Tuesday, July 10, 2012

60 Steps Revisited: Step 22 – Examine Your Data Distributions

Back in 2009, I did a series of posts covering the excellent book Crime Analysis For Problem Solvers. The book is published by the US DOJ's Problem Oriented Policing Center (POP Center). Because of the value I think this book has for crime analysts, and policing in general, I am going to re-post this series on here on the blog.

In the last post in my series covering the book Crime Analysis For Problem Solvers we looked at the necessity to collect our own data. Now that we have the data we need to start our analysis by Step 22 - Examine Your Data Distributions.
I have a confession to make, I never did well in math in school. In fact, if you were to ask my high school math teachers what kind of job I would have as an adult, they definitely would not have guessed one that involves any sort of mathematical competency. Yet, as a crime analyst I spend a lot of time crunching numbers. I like to tell people, I have a calculator with a lot of buttons and I have to use them all.
The authors state:
“After collecting your data you need to know what it is telling you.”
Analysis is the art of learning what the data is telling you. A good way to analyze the data is with statistics. I can hear you all groaning right now. You probably didn’t like statistics when you took it in high school or college. One thing I found is that while I didn’t like math in school because didn’t see the point, now that it can do some very useful stuff and make my life easier, I think it’s pretty neat. What’s even better is that you don’t have to worry about the whole theoretical framework behind how and why statistics work and just concentrate on learning what is useful.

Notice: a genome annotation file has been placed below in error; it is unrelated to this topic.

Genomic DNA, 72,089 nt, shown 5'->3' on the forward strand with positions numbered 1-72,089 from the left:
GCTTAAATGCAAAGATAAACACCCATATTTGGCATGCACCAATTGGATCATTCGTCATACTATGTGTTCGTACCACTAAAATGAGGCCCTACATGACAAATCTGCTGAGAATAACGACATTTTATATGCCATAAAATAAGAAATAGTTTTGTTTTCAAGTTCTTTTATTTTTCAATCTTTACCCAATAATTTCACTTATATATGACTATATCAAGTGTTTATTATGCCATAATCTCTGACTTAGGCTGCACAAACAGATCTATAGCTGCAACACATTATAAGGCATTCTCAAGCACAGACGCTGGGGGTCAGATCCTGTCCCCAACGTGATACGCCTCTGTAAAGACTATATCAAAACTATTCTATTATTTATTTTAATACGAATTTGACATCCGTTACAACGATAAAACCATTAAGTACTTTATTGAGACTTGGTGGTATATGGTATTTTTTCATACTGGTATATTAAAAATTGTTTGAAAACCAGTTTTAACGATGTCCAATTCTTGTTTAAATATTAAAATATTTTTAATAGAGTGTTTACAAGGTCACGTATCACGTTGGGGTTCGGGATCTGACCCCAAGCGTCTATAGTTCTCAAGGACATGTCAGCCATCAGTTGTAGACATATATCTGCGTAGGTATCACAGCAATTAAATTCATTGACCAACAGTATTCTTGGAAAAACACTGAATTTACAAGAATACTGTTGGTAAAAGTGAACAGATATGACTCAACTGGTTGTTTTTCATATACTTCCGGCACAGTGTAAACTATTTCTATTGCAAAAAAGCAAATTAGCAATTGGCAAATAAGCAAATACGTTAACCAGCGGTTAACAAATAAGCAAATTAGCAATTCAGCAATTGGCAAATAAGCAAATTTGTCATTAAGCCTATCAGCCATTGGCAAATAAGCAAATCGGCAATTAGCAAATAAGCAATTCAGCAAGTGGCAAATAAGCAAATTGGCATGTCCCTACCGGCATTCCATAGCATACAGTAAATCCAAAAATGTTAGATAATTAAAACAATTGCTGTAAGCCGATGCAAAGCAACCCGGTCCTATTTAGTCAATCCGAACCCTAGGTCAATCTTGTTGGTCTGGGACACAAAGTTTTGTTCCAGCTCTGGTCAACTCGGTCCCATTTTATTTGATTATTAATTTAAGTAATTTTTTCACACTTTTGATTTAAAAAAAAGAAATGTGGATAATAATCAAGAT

The authors discuss a few basic statistical tools for analyzing data distributions. These tools analyze the average case or the spread of cases. To analyze the average case you can use:
  • Mean
  • Median
  • Mode
To analyze the spread of cases, use:
  • Range
  • Inner Quartile Range
  • Standard Deviation
Another set of tools is used to measure the scale of the distribution. This can be done using:
  • Nominal scales
  • Ordinal scales
  • Ratio scales
I’m not going to try to explain these, but instead will encourage you to hit the link and read them for yourself. Understanding these tools and what they can tell you about your data is really important if you are going to be a problem solving crime analyst. The authors even include a couple of hyperlinks to some websites with additional information about statistics.
Next time we’ll cover Step -23 Diagnose Your Hot Spot.

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